On 18 May, Tencent reported its first quarter 2022 results, achieving revenue of 135.471 billion yuan, and net profit of 25.545 billion yuan, down 23% year-on-year.
This was the same story for most major tech companies, leading many to conclude that the fractured global context – offset by the Russia-Ukraine conflict and the ongoing Covid-19 response – had caused the internet industry to enter a new era of deceleration.
This is best exemplified by the performance of E-Commerce, Information and Entertainment. Once stalwarts guaranteed to perform, they are now entering a stage of stasis, due to market saturation and the aforementioned global context.
Multinationals, including Tencent, are beginning to look for solutions to this apparent bottleneck. In their “Future Economy White Paper 2021”, the Data Company IDC laid out a new vision of “Digital-Real Symbiosis” as a means of tackling current growth issues. In summary, this proposes a systemic solution for tech conglomerates, by encouraging them to lean more on the potentials of the Industrial Internet. In other words, it promulgated the idea that to generate growth, companies should focus less on failing sectors like E-commerce, and more on transforming the supply chain of traditional enterprises through digital technologies.
The practicalities of how this may take form going forward, and what advantages companies like Tencent can leverage, are of vital interest to the sector.
The Industrial Internet: Constructing Growth
The Industrial Internet, to which the IDC’s roadmap to growth refers, forms a key building block of the Internet of Thing (IoT), and as such can often be referred to as the Industrial Internet of Things (IIoT).
The Internet of Things (IoT) refers to a future world of total interconnection of objects through the internet; it envisions physical objects (or groups of objects) with sensors, processing ability, software, and other technologies that connect and exchange data.
As an extension of this, the Industrial Internet of Things (IIot), or Industrial Internet, refers to the use of the internet of things (IoT) in industrial applications, focusing on Machine-to-Machine (M2M) communication, Machine Learning, and Cloud Data to enhance the performance of traditional heavy industries.
Both concepts have long been hailed as the future for tech conglomerates, but by following the White Paper proposed by the IDC, companies like Tencent are finally beginning to explore the real-world implications of such a set-up, highlighting hitherto untapped potentialities for business.
Ultimately, this may lead to a melding of the “Digital Economy” and the “Traditional Economy”, which big tech companies are perfectly positioned to take advantage of. With more of the population being indigenous to the internet, the time is ripe for companies to make the shift into heavy industries and use their existing technologies to create a fully integrated system between the digital and traditional.
This can be understood as the “Digital-Real Symbiosis” championed by the IDC, the goal to which major tech companies must strive to generate growth.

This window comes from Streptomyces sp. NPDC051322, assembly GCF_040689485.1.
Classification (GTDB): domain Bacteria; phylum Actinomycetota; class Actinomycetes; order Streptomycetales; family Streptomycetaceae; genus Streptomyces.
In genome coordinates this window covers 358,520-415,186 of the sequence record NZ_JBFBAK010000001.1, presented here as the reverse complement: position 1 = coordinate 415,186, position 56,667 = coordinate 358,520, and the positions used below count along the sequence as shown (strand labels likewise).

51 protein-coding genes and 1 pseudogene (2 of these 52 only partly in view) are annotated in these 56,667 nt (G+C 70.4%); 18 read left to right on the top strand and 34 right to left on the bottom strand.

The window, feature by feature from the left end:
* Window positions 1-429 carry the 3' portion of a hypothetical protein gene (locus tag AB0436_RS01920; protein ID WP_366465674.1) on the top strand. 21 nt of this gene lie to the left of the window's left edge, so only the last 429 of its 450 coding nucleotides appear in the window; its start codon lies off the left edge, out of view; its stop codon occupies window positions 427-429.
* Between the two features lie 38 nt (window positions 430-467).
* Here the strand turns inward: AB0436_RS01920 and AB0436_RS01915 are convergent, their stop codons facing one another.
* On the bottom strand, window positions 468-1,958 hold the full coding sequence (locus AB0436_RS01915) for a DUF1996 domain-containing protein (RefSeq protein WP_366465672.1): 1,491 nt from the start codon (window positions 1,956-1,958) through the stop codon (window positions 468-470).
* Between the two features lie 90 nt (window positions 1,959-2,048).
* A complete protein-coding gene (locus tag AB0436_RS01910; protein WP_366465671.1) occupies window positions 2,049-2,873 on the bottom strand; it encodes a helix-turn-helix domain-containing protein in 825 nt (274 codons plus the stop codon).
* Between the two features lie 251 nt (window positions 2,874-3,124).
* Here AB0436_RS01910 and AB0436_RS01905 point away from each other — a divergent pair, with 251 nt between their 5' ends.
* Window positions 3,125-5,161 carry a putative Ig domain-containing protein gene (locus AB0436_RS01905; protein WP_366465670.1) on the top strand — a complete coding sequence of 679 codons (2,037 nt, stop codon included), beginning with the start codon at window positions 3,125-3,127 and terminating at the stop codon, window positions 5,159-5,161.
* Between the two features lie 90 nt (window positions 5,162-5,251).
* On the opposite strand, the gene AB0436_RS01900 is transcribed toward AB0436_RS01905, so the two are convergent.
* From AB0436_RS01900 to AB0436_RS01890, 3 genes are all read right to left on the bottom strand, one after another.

Attaining ‘Digital-Real Symbiosis’
The Industrial Internet is still in its infancy as a concept, and we are a long way off achieving its goal of ‘Digital-Real Symbiosis’.
From the outset, the size of the task is clear; the different fields of a pejorative ‘Physical Industry’ are vast and varied, requiring nuanced and unique solutions to become ‘digitized’. There will be no one-size-fits-all or quick fix approach to bringing these sectors online harmoniously.
However, through early maneuvers Tencent is showing how conglomerates can use existing technologies to position themselves as an assistant at this natal stage, positioning itself to make more practical adjustments down the line.
For instance, Tencent is already exploring how to use its Cloud Service capabilities created to help make health codes and disaster relief applications during the Pandemic, to boost its hold on the domestic cloud market which will one day form the cornerstone of a fully-fledged Industrial Internet. If encouragement in this direction were needed, and to prove the IDC’s instincts were correct, Tencent’s grip on the Cloud Sector has already risen from 3.5 billion yuan in 2012, less than a third of Amazon’s cloud market revenue, to a cloud market service scale of US$27.4 billion in 2021.
Tencent have taken strength from this performance, with founder Ma Huateng (Pony Ma) declaring in his most recent speech that the trajectory of the company’s focus will continue to evolve from users, to industry, and then finally to society, with the ultimate goal of creating a better world.
By tying the IoT applications and the Industrial Internet to societal improvement, Tencent is already laying the groundwork to get the masses onboard. The possible benefits of a total integration is limitless, after all; from an environmental standpoint for instance, by moving industrial payment processes entirely online to the cloud database, operational processes and rigorous, environmentally harmful processes can be streamlined, leading to much less waste.
Those looking to find how the potential of the IIoT is beginning to be realized in real-life industrial applications should keep an eye on Tencent and China as whole.